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Martyrdom, conversion and moral fraud: Religion takes center stage

PARIS – When Molière first performed “Tartuffe” in 1664, Louis XIV is said to have laughed at the play’s satire of religious zealots. Enthusiastic respondents were less pleased: “Tartuffe” was quickly censored and only reappeared five years later, in an expanded and soft version.

The play “Tartuffe” of 1669, a classic that everyone in France knows, is about a pious con man who wanders into the home of a bourgeois family and tries to steal both his wife and property. produce. This month, however, 400 years after Molière’s birth, the original – or at least a remake – returned to the stage in a slick and moody production directed by Ivo van Hove for Comédie- Française.

“Tartuffe” opens the year-long celebration of France Molière’s quadricentennial, which was no small event for the Comédie-Française: The house’s permanent ensemble was born in 1680 from the merger of Molière’s acting troupe and the players of the Hôtel de Bourgogne. Comédie-Française considers Molière to be his founding father, and team members know his moves like no other.

Van Hove at least gave them something new. The 1664 version of “Tartuffe” was recreated a few years ago by researchers Georges Forestier and Isabelle Grellet, using Molière’s own sources. To understand what the play might be like in three acts, they turned to commedia dell’arte and other stories of the 17th century, which the plot of “Tartuffe” partly mimics.

The result is a really compelling alternative to a familiar story, but it will need further delays to reveal. its potential, because van Hove’s steering choices are all idiosyncratic. His “Tartuffe” has the familiar look and feel of many of van Hove’s works: dark and minimalist, here there are no wings on either side of the stage and a metal pedestal along its length for the entrances and exit.

The transitions are particularly awkward, with asinine titles projected onto the screen (e.g., “Is that right, ma’am?”; “Love or submission?”) and flamboyant sound effects marking the start of new episodes. Most of the actors wore suits; sometimes, when they try to convene family conversations, it feels as if Molière’s characters have landed in the middle of the HBO series “The Succession.”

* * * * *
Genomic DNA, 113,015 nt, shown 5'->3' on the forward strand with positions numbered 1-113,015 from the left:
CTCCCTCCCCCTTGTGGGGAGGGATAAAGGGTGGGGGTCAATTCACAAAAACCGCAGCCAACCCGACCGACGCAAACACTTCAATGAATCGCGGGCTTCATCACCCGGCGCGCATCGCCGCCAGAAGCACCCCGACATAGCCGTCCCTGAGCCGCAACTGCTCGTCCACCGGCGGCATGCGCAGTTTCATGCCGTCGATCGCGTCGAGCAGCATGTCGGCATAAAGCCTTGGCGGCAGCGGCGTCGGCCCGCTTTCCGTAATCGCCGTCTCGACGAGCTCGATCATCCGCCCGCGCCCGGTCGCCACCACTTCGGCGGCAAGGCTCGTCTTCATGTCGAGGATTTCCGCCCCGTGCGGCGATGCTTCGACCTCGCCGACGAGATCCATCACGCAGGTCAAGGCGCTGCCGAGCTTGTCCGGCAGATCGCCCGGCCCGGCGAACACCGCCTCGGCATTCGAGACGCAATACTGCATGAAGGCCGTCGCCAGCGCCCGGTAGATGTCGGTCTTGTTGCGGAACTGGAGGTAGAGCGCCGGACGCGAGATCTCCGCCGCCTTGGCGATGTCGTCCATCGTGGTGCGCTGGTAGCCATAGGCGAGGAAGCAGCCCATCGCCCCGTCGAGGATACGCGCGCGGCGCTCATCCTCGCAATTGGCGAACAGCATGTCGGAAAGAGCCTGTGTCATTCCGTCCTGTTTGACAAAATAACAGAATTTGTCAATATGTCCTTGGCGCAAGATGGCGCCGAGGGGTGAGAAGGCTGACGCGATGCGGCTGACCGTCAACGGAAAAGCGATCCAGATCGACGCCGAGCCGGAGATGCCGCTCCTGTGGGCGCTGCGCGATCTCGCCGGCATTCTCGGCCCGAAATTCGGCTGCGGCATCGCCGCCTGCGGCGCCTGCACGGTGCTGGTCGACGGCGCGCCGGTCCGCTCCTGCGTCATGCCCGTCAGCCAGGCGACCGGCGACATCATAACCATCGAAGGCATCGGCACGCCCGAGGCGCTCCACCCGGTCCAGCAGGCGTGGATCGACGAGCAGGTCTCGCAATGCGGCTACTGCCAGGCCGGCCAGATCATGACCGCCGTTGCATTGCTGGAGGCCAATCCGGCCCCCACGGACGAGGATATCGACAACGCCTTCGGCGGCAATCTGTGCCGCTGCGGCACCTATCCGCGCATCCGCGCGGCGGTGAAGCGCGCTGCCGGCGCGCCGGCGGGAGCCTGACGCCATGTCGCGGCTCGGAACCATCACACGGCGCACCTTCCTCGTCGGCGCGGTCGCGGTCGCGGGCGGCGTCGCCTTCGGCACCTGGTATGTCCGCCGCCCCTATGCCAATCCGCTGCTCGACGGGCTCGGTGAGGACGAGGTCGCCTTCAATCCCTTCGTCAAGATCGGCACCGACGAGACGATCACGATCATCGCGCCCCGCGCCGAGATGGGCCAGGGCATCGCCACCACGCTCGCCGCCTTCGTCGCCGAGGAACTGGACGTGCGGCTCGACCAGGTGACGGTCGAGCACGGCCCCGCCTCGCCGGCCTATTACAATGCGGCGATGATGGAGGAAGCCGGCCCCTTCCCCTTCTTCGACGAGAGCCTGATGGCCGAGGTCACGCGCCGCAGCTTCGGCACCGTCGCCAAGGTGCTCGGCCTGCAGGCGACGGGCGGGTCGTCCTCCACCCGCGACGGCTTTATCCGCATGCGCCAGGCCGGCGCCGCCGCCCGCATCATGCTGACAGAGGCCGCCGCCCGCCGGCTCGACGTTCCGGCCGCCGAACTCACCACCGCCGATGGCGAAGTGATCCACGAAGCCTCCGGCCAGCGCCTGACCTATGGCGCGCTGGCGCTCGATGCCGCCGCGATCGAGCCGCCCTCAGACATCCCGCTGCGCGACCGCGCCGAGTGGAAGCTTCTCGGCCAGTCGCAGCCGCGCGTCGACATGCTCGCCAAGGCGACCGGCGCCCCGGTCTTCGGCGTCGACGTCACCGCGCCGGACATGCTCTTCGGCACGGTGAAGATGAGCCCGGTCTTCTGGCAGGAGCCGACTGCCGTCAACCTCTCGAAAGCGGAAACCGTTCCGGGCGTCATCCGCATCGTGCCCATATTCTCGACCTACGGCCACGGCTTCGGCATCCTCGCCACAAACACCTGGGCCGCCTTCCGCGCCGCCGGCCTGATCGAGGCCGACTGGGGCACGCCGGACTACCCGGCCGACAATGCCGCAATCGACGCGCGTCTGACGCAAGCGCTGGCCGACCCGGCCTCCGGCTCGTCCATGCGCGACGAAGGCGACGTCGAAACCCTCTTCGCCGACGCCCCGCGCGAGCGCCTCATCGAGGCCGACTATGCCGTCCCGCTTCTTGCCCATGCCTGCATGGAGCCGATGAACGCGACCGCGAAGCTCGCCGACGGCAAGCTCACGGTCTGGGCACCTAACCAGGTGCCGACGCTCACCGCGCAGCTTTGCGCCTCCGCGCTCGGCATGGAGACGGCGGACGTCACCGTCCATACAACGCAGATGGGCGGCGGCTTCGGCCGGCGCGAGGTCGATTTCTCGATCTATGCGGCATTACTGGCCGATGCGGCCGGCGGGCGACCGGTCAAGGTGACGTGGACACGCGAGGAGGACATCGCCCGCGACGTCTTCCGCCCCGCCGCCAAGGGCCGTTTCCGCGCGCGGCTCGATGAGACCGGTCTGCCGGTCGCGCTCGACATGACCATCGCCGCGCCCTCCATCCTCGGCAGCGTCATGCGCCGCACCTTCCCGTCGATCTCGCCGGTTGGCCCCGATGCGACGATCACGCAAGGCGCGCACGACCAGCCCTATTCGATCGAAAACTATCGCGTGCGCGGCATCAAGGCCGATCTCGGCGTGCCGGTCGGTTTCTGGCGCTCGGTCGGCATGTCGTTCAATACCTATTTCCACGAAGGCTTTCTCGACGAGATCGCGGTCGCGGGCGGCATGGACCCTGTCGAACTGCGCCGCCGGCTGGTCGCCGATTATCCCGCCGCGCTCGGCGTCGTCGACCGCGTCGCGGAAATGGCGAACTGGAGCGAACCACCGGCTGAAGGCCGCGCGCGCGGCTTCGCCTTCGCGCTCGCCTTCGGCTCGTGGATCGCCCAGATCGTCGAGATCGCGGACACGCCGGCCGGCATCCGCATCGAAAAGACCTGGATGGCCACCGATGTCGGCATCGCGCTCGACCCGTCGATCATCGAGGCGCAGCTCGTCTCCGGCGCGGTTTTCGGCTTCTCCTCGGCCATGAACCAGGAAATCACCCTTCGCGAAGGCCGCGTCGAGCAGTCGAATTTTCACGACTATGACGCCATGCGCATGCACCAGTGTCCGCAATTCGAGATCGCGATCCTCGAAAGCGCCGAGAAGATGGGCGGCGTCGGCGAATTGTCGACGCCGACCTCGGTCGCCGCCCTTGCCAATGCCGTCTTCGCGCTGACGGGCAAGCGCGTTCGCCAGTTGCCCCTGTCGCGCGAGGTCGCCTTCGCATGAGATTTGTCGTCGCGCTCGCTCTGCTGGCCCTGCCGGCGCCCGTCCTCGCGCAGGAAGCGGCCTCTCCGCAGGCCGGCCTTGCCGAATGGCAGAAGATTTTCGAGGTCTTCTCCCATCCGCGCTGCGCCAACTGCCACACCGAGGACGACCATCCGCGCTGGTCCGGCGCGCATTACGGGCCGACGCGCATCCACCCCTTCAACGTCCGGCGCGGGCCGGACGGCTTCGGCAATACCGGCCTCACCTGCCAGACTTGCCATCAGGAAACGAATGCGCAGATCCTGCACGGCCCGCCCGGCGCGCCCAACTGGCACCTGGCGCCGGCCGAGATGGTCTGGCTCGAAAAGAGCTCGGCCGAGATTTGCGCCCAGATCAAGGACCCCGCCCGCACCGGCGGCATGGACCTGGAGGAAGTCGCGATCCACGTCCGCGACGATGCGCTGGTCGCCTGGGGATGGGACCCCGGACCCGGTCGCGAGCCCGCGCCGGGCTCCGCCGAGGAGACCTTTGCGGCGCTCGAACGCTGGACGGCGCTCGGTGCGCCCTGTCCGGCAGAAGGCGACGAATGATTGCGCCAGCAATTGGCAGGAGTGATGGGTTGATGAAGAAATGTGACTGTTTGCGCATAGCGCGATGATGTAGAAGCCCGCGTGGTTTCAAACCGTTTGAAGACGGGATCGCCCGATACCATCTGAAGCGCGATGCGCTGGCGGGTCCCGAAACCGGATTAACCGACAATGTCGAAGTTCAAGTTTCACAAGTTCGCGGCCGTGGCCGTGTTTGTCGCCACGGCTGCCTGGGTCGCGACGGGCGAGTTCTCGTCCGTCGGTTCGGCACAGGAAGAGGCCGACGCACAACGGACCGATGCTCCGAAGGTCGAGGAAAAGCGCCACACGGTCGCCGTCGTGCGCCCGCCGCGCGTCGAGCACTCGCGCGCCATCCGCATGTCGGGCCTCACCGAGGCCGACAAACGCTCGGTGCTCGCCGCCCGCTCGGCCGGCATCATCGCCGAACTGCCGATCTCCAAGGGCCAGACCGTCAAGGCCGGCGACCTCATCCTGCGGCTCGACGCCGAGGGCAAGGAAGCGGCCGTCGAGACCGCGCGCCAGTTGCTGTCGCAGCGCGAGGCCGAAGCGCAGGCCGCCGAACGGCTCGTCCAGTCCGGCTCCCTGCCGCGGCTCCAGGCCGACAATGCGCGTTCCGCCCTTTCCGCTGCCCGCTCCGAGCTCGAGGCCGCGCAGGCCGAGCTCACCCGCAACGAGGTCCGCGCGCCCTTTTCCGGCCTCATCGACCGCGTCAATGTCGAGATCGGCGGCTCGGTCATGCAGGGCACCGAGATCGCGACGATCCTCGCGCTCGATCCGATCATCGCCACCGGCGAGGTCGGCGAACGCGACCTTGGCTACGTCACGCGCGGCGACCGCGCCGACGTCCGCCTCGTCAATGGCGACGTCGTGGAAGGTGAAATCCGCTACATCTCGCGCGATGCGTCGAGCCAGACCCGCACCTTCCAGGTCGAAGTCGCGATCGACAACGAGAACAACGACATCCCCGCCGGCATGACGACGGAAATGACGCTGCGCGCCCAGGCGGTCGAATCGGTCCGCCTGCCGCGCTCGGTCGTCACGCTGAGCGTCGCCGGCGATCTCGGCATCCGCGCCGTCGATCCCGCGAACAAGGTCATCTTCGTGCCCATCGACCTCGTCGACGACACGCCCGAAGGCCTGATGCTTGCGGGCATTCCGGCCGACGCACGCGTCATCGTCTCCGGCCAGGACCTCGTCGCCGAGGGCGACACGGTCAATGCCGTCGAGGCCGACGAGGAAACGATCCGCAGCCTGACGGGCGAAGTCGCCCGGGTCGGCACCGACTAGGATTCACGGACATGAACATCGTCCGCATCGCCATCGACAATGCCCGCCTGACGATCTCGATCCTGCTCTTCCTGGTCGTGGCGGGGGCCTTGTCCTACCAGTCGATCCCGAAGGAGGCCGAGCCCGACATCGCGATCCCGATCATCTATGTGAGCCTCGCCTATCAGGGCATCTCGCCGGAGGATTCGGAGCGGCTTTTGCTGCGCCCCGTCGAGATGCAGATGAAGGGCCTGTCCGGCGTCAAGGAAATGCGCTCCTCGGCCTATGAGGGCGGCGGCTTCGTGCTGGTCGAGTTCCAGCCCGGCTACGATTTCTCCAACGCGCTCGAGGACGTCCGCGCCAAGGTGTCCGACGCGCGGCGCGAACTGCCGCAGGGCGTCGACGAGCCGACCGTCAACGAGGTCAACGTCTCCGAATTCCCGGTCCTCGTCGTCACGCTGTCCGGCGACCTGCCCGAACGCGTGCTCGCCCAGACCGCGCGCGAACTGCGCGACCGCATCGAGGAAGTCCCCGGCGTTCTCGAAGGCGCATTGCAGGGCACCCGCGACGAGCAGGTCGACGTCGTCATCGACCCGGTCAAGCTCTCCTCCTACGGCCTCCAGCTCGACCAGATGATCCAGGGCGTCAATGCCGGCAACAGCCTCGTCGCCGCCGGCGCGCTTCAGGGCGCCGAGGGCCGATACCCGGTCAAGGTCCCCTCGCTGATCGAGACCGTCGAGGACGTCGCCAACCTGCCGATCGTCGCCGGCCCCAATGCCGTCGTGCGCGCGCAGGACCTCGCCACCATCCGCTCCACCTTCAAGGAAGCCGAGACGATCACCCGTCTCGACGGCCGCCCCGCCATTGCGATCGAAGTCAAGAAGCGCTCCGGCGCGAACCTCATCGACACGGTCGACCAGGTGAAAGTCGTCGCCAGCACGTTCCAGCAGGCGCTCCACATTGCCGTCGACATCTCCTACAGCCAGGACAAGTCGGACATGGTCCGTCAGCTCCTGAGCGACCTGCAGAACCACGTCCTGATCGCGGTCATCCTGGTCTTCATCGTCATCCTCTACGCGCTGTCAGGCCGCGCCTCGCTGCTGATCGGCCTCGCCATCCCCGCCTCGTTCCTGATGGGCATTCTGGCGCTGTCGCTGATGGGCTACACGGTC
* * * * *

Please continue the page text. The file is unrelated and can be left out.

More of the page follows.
It’s a pity, because there’s a lot of value in seeing some of the play’s characters through a new lens. For example, Tartuffe is clearly a more destitute character than usual. Christophe Montenez – who is also a prominent character in “The Damned”, another van Hove work for Comédie-Française – the role is strange, lonely and creepy at the same time.

However, the actors struggled with Molière’s writing, in part because of van Hove’s deadly serious approach. Throughout the performance I attended, “Tartuffe,” written as a comedy, caused small laughter in the audience; When it arrives, it’s like an automatic response to familiar lines, rather than a reflection of what’s happening on stage.

Van Hove also sees a love story without. In his production, Tartuffe not only tries to fool Orgon, the man of the house, and seduce Elmire, his wife; Elmire actually falls in love with Tartuffe, an absurd development since she is the one who exposes his hypocrisy at the end of the play. This forces Marina Hands, as Elmire, into an acrobatic performance in which she in turn rejects Tartuffe, gives in, and silently apologizes for betraying him. Tartuffe cursed Elmire twice (to the point where she crouched in a corner) before she hugged him tightly. Is it Stockholm syndrome? In any case, this detracts from what is usually a strong and very funny female character.